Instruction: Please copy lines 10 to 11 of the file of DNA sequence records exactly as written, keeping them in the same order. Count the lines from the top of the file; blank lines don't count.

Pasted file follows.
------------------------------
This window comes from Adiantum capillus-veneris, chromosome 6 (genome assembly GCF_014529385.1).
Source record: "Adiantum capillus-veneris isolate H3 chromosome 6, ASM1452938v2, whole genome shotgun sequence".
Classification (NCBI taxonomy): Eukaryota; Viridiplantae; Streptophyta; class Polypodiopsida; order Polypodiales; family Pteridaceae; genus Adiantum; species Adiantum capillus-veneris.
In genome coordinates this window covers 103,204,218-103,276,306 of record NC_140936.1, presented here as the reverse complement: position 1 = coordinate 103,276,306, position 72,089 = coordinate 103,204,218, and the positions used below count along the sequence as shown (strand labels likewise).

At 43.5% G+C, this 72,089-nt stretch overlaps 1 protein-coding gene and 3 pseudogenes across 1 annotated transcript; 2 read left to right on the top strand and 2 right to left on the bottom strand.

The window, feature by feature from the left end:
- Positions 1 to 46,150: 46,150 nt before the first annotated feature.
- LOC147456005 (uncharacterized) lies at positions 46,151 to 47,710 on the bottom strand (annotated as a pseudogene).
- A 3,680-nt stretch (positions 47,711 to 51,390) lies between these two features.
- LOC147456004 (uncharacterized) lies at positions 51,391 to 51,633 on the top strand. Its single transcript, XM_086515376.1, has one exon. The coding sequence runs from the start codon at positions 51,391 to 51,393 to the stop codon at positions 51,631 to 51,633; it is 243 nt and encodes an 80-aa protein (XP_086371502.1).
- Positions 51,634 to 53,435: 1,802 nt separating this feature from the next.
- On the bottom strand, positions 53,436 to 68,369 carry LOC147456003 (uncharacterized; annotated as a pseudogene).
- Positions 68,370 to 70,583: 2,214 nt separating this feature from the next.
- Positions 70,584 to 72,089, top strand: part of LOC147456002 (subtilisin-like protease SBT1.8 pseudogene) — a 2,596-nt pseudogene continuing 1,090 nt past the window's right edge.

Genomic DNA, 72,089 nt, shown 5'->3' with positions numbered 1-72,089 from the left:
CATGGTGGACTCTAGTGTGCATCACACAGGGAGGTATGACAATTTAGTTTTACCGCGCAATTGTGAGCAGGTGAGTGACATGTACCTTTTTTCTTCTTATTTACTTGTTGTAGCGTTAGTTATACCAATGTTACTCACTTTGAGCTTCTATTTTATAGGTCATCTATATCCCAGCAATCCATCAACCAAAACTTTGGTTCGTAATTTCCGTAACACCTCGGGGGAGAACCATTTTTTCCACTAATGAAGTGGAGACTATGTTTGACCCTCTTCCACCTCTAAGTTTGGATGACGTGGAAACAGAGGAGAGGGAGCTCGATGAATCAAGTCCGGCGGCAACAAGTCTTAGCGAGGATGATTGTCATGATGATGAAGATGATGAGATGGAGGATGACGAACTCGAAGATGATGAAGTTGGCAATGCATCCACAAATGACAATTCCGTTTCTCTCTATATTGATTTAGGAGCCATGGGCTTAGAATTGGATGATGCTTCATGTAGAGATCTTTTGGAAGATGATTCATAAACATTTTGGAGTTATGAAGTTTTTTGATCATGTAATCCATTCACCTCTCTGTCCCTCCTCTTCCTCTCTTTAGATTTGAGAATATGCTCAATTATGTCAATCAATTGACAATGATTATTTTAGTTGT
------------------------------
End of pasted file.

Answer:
- LOC147456004 (uncharacterized) lies at positions 51,391 to 51,633 on the top strand. Its single transcript, XM_086515376.1, has one exon. The coding sequence runs from the start codon at positions 51,391 to 51,393 to the stop codon at positions 51,631 to 51,633; it is 243 nt and encodes an 80-aa protein (XP_086371502.1).
- Positions 51,634 to 53,435: 1,802 nt separating this feature from the next.